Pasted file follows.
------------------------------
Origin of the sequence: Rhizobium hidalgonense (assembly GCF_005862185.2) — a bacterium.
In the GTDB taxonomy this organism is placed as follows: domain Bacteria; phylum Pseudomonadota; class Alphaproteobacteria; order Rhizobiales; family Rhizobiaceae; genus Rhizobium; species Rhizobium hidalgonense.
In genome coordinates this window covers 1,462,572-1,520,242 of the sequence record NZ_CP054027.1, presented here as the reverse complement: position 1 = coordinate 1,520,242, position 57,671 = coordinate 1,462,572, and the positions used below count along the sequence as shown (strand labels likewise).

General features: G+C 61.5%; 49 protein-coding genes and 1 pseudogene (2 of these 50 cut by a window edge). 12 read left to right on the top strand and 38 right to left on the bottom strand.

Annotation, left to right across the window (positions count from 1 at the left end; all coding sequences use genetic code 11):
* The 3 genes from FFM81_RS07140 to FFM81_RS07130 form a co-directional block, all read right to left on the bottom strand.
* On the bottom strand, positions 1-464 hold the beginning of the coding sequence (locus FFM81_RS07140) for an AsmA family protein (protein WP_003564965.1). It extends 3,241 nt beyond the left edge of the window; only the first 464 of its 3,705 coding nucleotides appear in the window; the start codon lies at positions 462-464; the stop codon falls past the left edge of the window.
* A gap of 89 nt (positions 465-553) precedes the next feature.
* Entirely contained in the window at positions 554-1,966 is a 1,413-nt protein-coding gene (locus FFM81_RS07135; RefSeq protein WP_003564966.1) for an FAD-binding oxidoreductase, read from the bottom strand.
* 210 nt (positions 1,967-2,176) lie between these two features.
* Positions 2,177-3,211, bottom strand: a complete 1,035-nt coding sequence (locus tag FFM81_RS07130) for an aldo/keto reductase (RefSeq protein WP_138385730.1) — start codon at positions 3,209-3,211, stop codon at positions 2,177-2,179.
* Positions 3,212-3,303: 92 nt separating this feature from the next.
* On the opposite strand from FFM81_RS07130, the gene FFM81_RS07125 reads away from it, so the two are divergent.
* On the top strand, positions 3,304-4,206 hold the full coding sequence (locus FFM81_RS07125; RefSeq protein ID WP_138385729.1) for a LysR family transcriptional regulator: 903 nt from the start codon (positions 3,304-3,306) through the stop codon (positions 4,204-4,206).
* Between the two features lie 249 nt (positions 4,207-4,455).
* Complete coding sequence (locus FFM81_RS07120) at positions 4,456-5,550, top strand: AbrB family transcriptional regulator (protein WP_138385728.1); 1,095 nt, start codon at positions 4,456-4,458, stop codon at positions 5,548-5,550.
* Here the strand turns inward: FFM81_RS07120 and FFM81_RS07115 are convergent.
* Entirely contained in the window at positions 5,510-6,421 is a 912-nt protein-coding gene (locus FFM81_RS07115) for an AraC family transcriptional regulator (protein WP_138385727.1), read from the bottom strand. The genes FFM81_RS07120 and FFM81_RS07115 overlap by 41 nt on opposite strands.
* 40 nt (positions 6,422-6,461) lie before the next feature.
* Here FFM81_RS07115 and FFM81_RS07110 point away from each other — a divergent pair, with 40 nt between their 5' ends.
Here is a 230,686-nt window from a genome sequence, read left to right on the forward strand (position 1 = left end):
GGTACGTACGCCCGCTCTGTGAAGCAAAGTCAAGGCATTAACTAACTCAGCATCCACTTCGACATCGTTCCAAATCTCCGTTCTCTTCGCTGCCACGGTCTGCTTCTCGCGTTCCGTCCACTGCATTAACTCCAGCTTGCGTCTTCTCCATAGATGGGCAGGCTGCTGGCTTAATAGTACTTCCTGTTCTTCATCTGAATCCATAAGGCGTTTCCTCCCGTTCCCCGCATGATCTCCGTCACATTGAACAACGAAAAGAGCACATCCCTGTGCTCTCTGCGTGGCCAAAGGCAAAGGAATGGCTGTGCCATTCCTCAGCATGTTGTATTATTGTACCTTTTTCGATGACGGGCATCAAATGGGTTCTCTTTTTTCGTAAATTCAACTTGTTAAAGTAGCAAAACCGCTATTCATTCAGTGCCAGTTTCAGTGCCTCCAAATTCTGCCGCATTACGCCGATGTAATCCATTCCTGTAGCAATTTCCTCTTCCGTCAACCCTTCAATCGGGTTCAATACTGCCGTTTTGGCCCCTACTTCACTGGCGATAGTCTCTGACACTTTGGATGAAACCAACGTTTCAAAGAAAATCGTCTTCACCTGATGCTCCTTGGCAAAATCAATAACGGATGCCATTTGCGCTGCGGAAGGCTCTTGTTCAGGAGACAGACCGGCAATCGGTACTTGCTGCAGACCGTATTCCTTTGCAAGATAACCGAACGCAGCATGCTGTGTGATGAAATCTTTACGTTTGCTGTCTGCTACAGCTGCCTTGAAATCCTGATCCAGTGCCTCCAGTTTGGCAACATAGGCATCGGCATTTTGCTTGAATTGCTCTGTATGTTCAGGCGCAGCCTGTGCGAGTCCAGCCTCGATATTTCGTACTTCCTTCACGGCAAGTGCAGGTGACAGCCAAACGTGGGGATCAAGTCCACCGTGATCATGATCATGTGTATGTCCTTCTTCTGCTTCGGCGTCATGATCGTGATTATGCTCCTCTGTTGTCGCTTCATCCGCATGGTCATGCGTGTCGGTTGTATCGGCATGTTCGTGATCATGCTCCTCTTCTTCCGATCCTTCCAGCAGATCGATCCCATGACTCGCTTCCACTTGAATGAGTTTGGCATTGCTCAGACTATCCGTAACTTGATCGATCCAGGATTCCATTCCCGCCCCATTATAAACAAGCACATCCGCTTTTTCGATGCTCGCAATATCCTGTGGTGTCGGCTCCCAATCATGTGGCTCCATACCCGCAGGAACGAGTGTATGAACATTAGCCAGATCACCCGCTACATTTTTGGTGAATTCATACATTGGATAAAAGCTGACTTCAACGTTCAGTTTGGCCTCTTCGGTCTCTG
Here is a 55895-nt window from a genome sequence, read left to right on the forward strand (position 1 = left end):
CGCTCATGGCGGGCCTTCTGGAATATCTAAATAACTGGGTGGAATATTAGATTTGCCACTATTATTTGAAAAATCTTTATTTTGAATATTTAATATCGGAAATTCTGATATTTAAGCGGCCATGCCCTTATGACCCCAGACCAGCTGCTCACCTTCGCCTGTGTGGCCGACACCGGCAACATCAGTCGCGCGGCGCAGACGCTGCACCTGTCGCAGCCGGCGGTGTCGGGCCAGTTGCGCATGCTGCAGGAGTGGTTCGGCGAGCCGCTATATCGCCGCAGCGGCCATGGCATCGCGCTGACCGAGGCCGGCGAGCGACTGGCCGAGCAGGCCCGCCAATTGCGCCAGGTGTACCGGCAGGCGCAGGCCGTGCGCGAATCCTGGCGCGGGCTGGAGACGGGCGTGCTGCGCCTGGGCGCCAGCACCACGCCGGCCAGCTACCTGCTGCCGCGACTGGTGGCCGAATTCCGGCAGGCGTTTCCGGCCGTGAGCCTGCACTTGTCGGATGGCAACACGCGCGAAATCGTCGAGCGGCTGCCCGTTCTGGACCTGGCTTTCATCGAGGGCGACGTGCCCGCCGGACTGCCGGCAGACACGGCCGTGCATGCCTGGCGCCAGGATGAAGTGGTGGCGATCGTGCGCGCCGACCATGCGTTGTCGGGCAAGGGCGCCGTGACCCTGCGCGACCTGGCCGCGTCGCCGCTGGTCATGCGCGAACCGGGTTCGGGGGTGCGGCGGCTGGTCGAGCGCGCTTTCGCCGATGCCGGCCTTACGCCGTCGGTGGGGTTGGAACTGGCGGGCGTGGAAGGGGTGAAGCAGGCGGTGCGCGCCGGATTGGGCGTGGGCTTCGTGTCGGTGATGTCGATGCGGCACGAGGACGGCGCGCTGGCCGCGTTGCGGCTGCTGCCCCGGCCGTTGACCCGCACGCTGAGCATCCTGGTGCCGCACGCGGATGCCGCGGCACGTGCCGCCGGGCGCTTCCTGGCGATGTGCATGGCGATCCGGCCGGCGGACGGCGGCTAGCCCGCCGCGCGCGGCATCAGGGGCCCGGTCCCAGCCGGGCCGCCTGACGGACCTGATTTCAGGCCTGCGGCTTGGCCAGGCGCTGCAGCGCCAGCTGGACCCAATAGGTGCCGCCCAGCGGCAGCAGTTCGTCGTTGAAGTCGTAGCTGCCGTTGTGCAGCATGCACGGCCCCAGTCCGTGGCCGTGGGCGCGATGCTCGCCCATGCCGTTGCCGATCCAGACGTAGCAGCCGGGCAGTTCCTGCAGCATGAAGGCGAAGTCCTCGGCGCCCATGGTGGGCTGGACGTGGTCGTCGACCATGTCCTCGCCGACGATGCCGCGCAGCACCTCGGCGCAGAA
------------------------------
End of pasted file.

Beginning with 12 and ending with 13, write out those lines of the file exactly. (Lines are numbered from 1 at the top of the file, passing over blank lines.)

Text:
* Positions 3,212-3,303: 92 nt separating this feature from the next.
* On the opposite strand from FFM81_RS07130, the gene FFM81_RS07125 reads away from it, so the two are divergent.